Well, last week the spots showed up again and she felt a little warm, but every time we took a temp it was either normal or only a degree or two high, so we waited and watched and it turned out she'd caught a little cold so we had nothing worse to deal with that a little snot-nosed baby (oh such a totally normal thing. Yay!).
On Sunday, the spots again returned and this time her temp started climbing and we were sure we were going to be back at the hospital for my birthday on Monday. About 7pm we took a temp and it showed 101.6°F. Ella, despite the mild fever and spots on her tongue didn't seem at all unhappy, but to be cautious, we decided to compromise between taking her all the way out to Children's Hospital and staying home and doing nothing by taking her to our local Urgent Care facility.
After spending an hour and a half at the Urgent Care facility where they did nothing but take Ella's temp (99.7°F) and traumatize her trying to insert a catheter, Amanda ended up having to take Ella out to Children's Hospital anyway.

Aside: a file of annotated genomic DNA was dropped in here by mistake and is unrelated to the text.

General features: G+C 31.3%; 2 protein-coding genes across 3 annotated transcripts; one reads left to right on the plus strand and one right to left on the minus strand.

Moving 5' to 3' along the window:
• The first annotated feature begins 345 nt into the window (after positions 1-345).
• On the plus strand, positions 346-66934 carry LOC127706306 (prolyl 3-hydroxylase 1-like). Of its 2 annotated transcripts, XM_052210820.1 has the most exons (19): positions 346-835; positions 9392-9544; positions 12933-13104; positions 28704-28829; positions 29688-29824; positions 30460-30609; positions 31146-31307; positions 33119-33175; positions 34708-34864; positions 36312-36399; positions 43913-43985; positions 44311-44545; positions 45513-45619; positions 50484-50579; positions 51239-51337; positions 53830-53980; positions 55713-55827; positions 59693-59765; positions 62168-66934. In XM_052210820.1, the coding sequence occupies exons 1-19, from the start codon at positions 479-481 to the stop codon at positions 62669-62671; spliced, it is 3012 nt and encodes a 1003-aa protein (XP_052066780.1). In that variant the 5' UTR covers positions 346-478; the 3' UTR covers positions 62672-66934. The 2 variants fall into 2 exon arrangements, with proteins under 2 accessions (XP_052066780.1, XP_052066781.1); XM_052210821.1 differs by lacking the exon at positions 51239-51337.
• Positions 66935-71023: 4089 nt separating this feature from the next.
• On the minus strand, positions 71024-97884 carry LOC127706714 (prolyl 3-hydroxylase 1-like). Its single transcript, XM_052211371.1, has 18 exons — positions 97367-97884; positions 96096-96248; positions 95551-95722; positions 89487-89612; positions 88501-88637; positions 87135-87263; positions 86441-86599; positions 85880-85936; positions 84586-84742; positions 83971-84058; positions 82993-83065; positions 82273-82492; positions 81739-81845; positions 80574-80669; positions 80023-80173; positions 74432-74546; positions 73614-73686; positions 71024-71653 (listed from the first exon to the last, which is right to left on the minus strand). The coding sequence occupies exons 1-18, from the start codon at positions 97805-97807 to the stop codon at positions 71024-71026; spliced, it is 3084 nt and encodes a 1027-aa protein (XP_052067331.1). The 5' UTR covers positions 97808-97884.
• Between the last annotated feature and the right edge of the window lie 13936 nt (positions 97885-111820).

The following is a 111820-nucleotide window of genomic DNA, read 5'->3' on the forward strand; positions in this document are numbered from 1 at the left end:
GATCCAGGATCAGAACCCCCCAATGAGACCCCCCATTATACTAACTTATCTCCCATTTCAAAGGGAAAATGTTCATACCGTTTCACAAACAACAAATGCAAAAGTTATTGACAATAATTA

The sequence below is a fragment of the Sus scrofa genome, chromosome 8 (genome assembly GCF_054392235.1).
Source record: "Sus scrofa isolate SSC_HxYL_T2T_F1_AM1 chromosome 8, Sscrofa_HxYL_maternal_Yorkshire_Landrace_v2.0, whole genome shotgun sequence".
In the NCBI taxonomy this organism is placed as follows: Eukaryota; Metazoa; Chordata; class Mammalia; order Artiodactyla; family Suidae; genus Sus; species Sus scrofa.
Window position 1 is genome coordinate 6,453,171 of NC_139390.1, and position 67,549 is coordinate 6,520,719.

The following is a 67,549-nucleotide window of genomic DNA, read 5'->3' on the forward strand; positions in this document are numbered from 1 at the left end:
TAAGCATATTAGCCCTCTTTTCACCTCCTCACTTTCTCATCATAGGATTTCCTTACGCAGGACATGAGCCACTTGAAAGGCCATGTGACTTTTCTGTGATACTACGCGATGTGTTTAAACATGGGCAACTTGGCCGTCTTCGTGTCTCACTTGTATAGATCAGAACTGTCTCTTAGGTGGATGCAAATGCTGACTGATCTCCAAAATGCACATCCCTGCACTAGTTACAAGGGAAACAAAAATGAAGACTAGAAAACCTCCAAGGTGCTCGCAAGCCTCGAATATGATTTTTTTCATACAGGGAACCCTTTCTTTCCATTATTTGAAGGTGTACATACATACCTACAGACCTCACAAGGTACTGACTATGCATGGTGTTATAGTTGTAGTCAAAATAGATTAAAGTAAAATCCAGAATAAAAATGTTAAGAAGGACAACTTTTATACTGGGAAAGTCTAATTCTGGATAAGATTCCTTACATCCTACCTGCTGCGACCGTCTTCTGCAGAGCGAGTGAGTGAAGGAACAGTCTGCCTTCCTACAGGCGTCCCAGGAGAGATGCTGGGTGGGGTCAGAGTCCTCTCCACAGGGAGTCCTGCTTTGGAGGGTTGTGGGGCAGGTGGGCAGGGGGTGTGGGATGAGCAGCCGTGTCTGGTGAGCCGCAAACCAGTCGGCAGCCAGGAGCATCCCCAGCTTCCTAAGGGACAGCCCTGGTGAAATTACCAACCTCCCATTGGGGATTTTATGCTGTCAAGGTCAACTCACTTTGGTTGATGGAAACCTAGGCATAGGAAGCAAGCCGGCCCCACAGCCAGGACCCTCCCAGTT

The ER at Children's Hospital was filled with sick kids (yes, on a Sunday night it was busy) all hacking and coughing up crap and none of them wearing masks or covering their mouths. Fortunately, Ella was taken back fairly quickly (but not until after Amanda had shooed away one nosey, snot-nosed little ankle-biter and had given the voodoo priestess stink-eye to its mother). The pros at Children's Hospital quickly and effortlessly inserted the catheter and took a quick sample. The sample came back clear and her other tests showed that poor little Ella just had a minor sinus infection. They said normally they'd prescribe a mild antibiotic and send her home, but since she was already on pretty heavy antibiotics they said they'd just send her home with instructions to continue her antibiotics as prescribed.